Submitted to: National Cotton Council Beltwide Cotton Conference
Publication Type: Proceedings
Publication Acceptance Date: 2/28/2007
Publication Date: 5/1/2007
Citation: Jackson, R.E., Gore, J., Catchot, A. 2007. Impact of Fall Armyworm Survival in Bt Crops on Survival and Damage Potential of Subsequent Generations. In: Proceedings of National Cotton Council Beltwide Cotton Conference, January 9-12, 2007, New Orleans, Louisiana . p. 1634-1637
Interpretive Summary: Fall armyworm populations in Mississippi were evaluated to determine whether development on Bt sweet corn or Bt cotton affected survival and damage potential of subsequent generations in Bt cottons. Results from this study indicated fall armyworm populations originating from Bt sweet corn may be less fit than those from non-Bt sweet corn. However, fall armyworm populations originating from Bt cottons appeared to be equally as fit as those from non-Bt cotton. Information generated from these experiments is important in that it provides a better understanding of the potential for fall armyworms to develop resistance to Bt toxins and may provide information necessary in making critical management decisions.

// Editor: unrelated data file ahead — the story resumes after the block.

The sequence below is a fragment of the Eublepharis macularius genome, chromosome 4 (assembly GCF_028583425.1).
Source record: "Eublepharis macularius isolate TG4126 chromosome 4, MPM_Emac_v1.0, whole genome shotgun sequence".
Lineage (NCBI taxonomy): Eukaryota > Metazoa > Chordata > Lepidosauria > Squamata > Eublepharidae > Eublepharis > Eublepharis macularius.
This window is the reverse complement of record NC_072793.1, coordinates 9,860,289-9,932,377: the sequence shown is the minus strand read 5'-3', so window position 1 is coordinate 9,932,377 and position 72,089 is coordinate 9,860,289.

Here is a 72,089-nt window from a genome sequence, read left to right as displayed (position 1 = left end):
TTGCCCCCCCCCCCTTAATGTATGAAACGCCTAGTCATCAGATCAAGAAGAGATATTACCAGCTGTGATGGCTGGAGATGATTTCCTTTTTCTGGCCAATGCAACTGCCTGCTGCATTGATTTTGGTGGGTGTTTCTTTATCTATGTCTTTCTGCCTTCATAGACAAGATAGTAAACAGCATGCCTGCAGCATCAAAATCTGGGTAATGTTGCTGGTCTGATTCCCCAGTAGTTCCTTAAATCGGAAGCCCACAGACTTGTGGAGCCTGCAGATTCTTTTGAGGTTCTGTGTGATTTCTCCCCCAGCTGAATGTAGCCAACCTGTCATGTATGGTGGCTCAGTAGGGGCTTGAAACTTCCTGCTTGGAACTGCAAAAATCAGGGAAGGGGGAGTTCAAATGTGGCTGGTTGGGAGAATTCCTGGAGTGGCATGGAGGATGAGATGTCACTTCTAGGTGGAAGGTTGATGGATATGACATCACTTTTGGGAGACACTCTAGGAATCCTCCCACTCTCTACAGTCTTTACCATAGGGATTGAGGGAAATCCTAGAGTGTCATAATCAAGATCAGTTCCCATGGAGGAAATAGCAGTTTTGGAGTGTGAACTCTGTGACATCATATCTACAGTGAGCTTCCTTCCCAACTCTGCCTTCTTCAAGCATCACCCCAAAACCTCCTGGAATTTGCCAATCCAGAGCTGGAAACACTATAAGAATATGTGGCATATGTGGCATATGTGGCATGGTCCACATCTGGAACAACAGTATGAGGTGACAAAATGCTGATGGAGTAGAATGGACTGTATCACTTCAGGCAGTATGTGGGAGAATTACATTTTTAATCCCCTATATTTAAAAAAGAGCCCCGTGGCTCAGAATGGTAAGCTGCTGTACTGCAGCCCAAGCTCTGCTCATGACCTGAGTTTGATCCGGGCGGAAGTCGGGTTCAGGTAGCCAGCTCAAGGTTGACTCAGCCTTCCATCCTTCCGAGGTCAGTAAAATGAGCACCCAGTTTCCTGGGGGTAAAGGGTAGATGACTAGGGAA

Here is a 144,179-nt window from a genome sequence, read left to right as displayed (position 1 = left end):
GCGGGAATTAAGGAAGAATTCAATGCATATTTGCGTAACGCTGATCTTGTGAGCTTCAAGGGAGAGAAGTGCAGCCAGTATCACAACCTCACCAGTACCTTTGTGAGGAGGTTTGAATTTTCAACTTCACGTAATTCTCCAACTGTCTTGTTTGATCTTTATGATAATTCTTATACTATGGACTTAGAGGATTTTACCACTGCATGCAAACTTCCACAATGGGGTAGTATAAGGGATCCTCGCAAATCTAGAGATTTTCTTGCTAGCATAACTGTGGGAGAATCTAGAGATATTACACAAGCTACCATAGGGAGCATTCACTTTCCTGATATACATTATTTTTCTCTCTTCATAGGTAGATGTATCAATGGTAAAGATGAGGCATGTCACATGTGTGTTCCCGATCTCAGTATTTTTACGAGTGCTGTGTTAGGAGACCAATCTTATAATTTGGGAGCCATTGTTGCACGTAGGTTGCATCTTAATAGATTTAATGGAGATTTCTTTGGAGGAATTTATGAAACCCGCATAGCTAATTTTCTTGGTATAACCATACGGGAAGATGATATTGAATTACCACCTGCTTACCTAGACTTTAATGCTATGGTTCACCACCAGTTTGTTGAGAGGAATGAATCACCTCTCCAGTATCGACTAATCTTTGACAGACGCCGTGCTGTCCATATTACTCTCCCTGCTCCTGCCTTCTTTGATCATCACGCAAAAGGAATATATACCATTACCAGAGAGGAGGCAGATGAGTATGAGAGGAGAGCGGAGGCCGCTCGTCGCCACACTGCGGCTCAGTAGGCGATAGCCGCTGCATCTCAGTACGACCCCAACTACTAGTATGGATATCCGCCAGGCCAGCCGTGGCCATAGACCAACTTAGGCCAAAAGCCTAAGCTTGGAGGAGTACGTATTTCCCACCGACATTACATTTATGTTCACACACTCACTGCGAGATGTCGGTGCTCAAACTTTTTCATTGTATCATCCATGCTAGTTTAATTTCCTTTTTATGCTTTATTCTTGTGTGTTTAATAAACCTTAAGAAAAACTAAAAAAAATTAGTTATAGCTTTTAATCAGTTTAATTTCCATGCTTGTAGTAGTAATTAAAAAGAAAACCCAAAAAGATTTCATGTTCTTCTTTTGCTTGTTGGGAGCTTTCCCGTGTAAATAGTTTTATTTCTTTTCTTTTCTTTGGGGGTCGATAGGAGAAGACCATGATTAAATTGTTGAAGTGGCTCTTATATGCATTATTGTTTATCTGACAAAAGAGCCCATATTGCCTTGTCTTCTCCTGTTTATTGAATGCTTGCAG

Technical Abstract: Fall armyworm, Spodoptera frugiperda (J. E. Smith), colonies were compared to determine whether development on Bt corn or Bt cotton impacted survival and damage potential of subsequent generations on Bt or non-Bt cotton. Late instars of fall armyworm were collected from Bt and non-Bt sweet corn to establish two separate colonies. Two-day old and 5-day old F1 larva(e) from each colony were confined to white flowers of two non-Bt cotton varieties, a WideStrike (Dow AgroSciences, Indianapolis, IN) variety, and a Bollgard II (Monsanto Co., St. Louis, MO) variety with cloth cages to evaluate damage potential. Two of three cage studies with 2-d old fall armyworm larvae on non-Bt cotton showed that the Bt corn strain damaged significantly fewer bolls as compared to the non-Bt corn strain, although a similar trend existed for all three studies. Conversely, no differences were detected between strains with respect to boll damage levels caused by 2-d old larvae in WideStrike or Bollgard II cottons. Studies conducted with 5-d old fall armyworm larvae demonstrated that boll damage caused by the Bt corn strain to non-Bt cotton was significantly less than that of the non-Bt strain in only one of three studies. However, as with 2-d old larvae, a similar trend was observed for all three studies. No differences in boll damage levels from 5-d old larvae were evident between strains on Bollgard II cotton. Leaf tissue bioassays were also conducted to compare survival of two fall armyworm strains that originated from either non-Bt or Bollgard II cotton. From infestations of 3-d old larvae, no differences in survival were detected between strains when fed either non-Bt or Bollgard II cotton. Results from these studies suggest that there may be some fitness cost(s) associated with fall armyworm development on Bt sweet corn. Because this same phenomenon was not associated with development on Bt cotton, further studies should be conducted to examine the impact of Bt crops on fall armyworm populations.